Alaskans are a hardy bunch. They endure long, dark winters and enjoy the short but glorious summers with an enthusiasm that is infectious. And they do it all in one of the most beautiful places on earth. Now you can experience this wonder firsthand by relocating to Alaska! Alaskan culture has been shaped by its isolation from other parts of America and has created a unique identity for itself. But there’s more than just great scenery to love about living in Alaska; this article will offer you some of the pros and cons of living in our 49th state!
1. Where Is Alaska?
The state of Alaska is the largest in the United States and shares a border with Canada. It has a coastline that extends for thousands of miles. The Gulf of Alaska is on its southwest coast, while the Bering Sea is to its east. To its south are many islands, including parts of Russia’s Kamchatka Peninsula and Japan’s Kuril Islands. In addition to being one of America’s youngest states (it was admitted as an American territory in 1959), it also has some other distinctions: it’s home to Denali National Park, which includes North America’s tallest mountain; more than half of all Americans live within 800 miles (1,300 kilometers) or so from this state, and few Americans know how to pronounce its name.
The state is named after the massive river that runs through it. The “A” in Alaska comes from Aleut Alaska, meaning “great land.” The second part of the word comes from a Russian term that refers to an area that was settled by indigenous people. The name’s pronunciation has long been the subject of argument. It’s an odd combination of letters, and not everyone agrees on how it should be said.
2. Pros of Living in Alaska
Some people might consider the following to be pros of living in Alaska:
-The scenery is beautiful, and there are many opportunities for outdoor activities especially hunting and fishing.
-There are lots of open jobs for people willing to work with their hands or in the Alaska oil industry.
-The cost of living is generally cheaper than living in most cities with a comparable climate (which would probably be somewhere in Canada)
-Alaska was rated #1 for quality of life by the United Health Foundation in 2014.
-The people are friendly and laid back.
-The crime rate is relatively low compared to other states.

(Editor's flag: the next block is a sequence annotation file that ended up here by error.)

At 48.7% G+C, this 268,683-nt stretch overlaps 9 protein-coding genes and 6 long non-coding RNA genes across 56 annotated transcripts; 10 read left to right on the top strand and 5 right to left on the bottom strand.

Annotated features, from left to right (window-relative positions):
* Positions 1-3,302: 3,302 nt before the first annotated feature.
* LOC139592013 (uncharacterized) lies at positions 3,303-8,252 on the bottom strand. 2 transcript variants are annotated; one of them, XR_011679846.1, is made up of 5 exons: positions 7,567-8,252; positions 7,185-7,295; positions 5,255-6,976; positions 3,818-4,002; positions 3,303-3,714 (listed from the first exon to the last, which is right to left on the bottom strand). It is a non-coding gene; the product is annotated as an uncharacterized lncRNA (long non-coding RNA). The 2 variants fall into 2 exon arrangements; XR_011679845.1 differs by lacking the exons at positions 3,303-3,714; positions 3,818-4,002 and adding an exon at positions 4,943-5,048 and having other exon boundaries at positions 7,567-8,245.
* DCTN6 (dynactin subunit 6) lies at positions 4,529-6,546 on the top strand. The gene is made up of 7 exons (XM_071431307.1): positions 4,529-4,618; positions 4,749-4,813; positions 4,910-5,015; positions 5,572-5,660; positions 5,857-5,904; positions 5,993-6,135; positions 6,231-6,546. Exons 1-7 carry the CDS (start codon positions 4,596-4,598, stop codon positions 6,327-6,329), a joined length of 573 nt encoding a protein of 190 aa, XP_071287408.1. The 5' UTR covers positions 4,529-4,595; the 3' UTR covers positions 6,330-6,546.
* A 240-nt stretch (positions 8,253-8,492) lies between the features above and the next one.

-Public education standards are high, and college tuition is generally affordable for most people.
-The state of Alaska has no income tax.
3. Cons of Living in Alaska
Many people might consider the following to be cons of living in Alaska:
-The winter is long, dark, and extremely cold with little sunlight-and the summers are short and cool.
-The road system is poor-and many towns are not accessible by road at all.
-Marionettes (such as TV, internet, or radio) don’t reach some parts of Alaska -so if you want to watch regular TV, you will probably need a dish.
-There is a high crime rate, and Alaska has one of the highest rates for rape in the US.
-It is difficult to get anywhere from Anchorage without a car, and there aren’t many buses or trains.
-There are very few shopping malls or places to spend your spare time.
-The schools are ranked as one of the worst in the nation.
-It is difficult to find work outside of large cities like Anchorage and Fairbanks, although there are some opportunities in rural villages.
4. Cost of Living in Alaska
It’s not just the price of groceries that are high in Alaska; it’s the cost of everything. The average house price is $303,000, and a gallon of gas will set you back about $2.80 to start with. The median household income is only $65,000, which won’t go far with the current cost of living.
Alaska is the only state that was not in the top 10 for income, but it is ranked number 5 when it comes to the cost of living.
It’s no wonder so many people are feeling poor these days. The idea of being ‘well off’ has become a thing of the past. Researchers say the time needed to pay off all of one’s debts is more than twice as long as it was a quarter-century ago.
5. Career Opportunities in Alaska
Oil is the main reason that Alaska has a booming economy. The state produces more oil than any other state in America, and this fact alone has made it one of the wealthiest states in the country. It’s also why so many people move to Alaska every year as well, looking for work or to start their own business. Working remotely is not a very common career path to take, but a few companies have been able to take advantage of this movement and become global businesses from their headquarters in Alaska.